In Hillary Clinton vs Donald Trump battle No. 1, there was no victor
Interest in the campaign reached a peak on Monday night during the first of the three most important debates before the polling day in November. The protagonists - Hillary Clinton and Donald Trump - did not disappoint and made the sleep lost worth every wink missed.
The campaign for the US presidential poll 2016 is likely to go down as the most explosive, most abusive and most colourful in living memory. The contrasting persona of the contestants has made the campaign particularly interesting. One is a woman and former first lady and secretary of state, giving her an awesome profile and the other a big-mouthed real estate tycoon who critics find it easy to describe as an ‘upstart.’
The string of abuses and remarks, descending below the belt at times, during the primaries and later has made the campaign somewhat reminiscent of the Indian poll scene. This also made indifferent and disinterested casual followers in India sit up and take notice.
Interest in the campaign reached a peak on Monday night during the first of the three most important debates before the polling day in November. The protagonists - Hillary Clinton and Donald Trump- did not disappoint and made the sleep lost worth every wink missed.
Hillary, the candidate of the Democrats, who are generally seen to be liberal and possess a world view of issues, came out more polished than her Republican rival, generally seen to be more local in his approach and jealous of guarding American interest worldwide. No surprise, therefore, Trump came out inelegant, accusing immigrants of robbing Americans' jobs. But the answer to the problem was not to send the hard-working immigrants packing but to create new jobs. This was the sober line taken by Hillary.
The two jousted over trade, taxes and how to bring good-paying jobs back to America. Hillary accused Trump of promoting a “Trumped-up” version of trickle-down economics philosophy focused on tax cuts for the wealthy. She favoured raising the federal minimum wage, spending more on infrastructure projects and guaranteeing equal pay for women. She also made bold to suggest taxing the rich adequately.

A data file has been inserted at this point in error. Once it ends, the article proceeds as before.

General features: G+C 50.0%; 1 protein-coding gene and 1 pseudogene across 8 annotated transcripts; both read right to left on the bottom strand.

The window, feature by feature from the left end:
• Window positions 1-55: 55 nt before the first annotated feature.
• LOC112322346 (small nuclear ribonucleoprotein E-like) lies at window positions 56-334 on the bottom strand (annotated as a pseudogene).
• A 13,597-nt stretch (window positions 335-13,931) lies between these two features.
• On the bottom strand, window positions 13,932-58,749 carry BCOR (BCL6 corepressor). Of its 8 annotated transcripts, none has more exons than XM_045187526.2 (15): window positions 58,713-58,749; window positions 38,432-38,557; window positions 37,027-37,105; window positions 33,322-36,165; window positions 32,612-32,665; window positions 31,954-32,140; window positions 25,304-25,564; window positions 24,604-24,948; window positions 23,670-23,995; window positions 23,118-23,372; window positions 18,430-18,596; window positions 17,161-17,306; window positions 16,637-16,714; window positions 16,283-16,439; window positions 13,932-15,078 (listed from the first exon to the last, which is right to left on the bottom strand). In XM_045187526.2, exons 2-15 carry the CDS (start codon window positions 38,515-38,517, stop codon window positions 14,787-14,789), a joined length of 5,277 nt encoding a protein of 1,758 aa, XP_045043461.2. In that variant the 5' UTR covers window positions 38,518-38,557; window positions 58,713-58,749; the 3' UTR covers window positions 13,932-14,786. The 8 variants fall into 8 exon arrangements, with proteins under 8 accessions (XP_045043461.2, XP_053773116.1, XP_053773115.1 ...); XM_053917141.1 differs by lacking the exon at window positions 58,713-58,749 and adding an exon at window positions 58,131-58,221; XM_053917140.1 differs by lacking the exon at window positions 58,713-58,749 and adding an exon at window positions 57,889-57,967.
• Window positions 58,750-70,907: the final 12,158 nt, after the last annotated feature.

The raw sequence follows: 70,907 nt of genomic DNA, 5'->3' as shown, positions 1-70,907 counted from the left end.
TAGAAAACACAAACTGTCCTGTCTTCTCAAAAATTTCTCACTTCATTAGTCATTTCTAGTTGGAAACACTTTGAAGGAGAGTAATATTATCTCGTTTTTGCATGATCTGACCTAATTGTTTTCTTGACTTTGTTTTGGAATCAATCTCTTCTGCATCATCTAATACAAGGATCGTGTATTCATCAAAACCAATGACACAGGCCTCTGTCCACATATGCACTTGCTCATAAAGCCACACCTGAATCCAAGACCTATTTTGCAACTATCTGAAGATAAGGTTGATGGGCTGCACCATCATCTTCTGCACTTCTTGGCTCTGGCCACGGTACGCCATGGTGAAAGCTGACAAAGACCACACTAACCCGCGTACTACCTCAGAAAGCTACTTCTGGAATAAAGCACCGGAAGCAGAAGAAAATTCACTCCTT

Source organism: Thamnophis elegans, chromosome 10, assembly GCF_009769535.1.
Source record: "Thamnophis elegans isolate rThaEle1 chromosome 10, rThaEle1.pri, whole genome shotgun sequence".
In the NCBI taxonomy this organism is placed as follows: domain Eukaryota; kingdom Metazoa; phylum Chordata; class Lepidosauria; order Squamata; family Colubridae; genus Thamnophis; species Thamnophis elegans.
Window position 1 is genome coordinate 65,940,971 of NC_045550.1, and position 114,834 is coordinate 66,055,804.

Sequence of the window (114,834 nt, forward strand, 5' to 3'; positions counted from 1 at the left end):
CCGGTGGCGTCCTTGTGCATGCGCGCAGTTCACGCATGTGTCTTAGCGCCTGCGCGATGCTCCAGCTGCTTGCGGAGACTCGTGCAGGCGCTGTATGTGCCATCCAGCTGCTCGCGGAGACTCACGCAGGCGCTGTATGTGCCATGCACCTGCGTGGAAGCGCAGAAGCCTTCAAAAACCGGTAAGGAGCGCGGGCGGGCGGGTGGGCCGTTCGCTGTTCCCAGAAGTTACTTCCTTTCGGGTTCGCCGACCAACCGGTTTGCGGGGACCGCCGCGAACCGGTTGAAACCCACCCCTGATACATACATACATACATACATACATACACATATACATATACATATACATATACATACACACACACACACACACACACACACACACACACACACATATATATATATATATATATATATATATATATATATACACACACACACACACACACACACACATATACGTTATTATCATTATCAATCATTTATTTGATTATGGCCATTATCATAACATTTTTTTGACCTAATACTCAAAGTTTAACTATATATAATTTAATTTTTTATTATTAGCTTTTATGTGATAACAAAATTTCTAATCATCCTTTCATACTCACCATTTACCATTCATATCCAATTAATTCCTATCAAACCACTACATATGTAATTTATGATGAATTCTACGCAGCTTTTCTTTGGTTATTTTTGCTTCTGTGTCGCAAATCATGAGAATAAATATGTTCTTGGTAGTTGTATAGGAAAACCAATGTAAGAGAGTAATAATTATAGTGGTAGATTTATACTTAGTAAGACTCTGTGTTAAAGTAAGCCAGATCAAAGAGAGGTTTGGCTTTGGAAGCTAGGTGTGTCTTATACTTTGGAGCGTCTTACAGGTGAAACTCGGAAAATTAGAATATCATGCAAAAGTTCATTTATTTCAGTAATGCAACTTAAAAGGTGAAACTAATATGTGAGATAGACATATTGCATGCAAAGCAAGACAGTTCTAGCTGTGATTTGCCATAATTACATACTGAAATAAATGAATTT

Trump criticised policies that he claimed have led to American jobs being moved overseas, in part because of international trade agreements that Ms. Clinton has supported. He taunted Hillary for her past support for the Trans-Pacific Partnership trade pact while she was serving in the Obama administration.
Hillary blasted Trump’s endorsement of Russian President Putin and accused him of encouraging Russia to hack into confidential emails. She also called him a rabid anti-woman individual who had no respect for them. She also savaged Trump over the disastrous Iraq war which, she said, he had espoused.
Trump protested with a strident "Wrong" and picked holes in her soft approach to racism and immigration. Sample this personal attack.
Trump dragged in Bill Clinton and blamed his tenure for the loss of jobs in the US. Hillary hit back saying that it was Trump Sr. who left his son millions, suggesting that without the start-up, Donald would have been nobody.
The debate was animated from the start, with Trump frequently trying to disrupt Clinton and speaking over her answers. Hillary was more calculated and self-possessed but made sure to annoy Trump over his business record and wealth as well as tax payment record. “There’s something he’s hiding,” she declared, taunting him over his repeated contention that he won’t release his tax returns because he is being audited.
Finally, was there a winner in the debate? It is difficult to answer the question.
As one observer put it, Hillary was at her best and Trump was not at his worst. Hillary kept her cool throughout, smiling gently even when under severe attack. But Trump’s body language betrayed unease and discomfiture
“I think Donald just criticised me for preparing for this debate. And, yes, I did,” Hillary said. “And you know what else I prepared for? I prepared to be president. And I think that’s a good thing.”
Trump addressed her as “Secretary Clinton” and asked for her approval for the term.
When asked by moderator Lester Holt to explain a previous comment that Clinton doesn’t have a “presidential look,” Trump simply repeated the comment. “She doesn’t have the look. She doesn’t have the stamina. To be president of this country, you need tremendous stamina.”
Well, stamina, staying power and sheer skills will be crucial for both the candidates before they are done with the current presidential contest, arguably one of the most keenly followed and watched US elections in its over two-century history.